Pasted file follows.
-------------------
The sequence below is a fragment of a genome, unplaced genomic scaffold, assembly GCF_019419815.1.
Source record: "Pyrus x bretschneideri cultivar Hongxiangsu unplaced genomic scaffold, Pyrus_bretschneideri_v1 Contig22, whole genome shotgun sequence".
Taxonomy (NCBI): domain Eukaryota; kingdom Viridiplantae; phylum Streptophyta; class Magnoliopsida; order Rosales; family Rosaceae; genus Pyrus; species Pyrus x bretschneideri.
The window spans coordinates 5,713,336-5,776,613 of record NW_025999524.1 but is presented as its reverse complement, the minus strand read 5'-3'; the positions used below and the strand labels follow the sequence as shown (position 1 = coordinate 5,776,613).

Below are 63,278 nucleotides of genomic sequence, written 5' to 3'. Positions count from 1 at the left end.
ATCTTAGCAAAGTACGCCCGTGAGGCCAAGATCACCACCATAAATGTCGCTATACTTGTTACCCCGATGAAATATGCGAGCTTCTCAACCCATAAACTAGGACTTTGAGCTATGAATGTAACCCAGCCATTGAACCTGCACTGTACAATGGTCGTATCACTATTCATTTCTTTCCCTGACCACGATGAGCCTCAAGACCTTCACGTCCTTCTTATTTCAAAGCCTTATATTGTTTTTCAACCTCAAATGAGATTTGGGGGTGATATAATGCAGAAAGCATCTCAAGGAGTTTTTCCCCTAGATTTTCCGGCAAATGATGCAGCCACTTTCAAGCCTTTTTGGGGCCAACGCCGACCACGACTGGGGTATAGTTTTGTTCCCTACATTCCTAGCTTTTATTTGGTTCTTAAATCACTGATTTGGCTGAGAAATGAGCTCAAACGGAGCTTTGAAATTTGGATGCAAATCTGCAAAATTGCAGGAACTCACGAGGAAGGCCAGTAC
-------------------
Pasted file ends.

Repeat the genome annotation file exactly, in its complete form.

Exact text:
The sequence below is a fragment of a genome, unplaced genomic scaffold, assembly GCF_019419815.1.
Source record: "Pyrus x bretschneideri cultivar Hongxiangsu unplaced genomic scaffold, Pyrus_bretschneideri_v1 Contig22, whole genome shotgun sequence".
Taxonomy (NCBI): domain Eukaryota; kingdom Viridiplantae; phylum Streptophyta; class Magnoliopsida; order Rosales; family Rosaceae; genus Pyrus; species Pyrus x bretschneideri.
The window spans coordinates 5,713,336-5,776,613 of record NW_025999524.1 but is presented as its reverse complement, the minus strand read 5'-3'; the positions used below and the strand labels follow the sequence as shown (position 1 = coordinate 5,776,613).

Below are 63,278 nucleotides of genomic sequence, written 5' to 3'. Positions count from 1 at the left end.
ATCTTAGCAAAGTACGCCCGTGAGGCCAAGATCACCACCATAAATGTCGCTATACTTGTTACCCCGATGAAATATGCGAGCTTCTCAACCCATAAACTAGGACTTTGAGCTATGAATGTAACCCAGCCATTGAACCTGCACTGTACAATGGTCGTATCACTATTCATTTCTTTCCCTGACCACGATGAGCCTCAAGACCTTCACGTCCTTCTTATTTCAAAGCCTTATATTGTTTTTCAACCTCAAATGAGATTTGGGGGTGATATAATGCAGAAAGCATCTCAAGGAGTTTTTCCCCTAGATTTTCCGGCAAATGATGCAGCCACTTTCAAGCCTTTTTGGGGCCAACGCCGACCACGACTGGGGTATAGTTTTGTTCCCTACATTCCTAGCTTTTATTTGGTTCTTAAATCACTGATTTGGCTGAGAAATGAGCTCAAACGGAGCTTTGAAATTTGGATGCAAATCTGCAAAATTGCAGGAACTCACGAGGAAGGCCAGTAC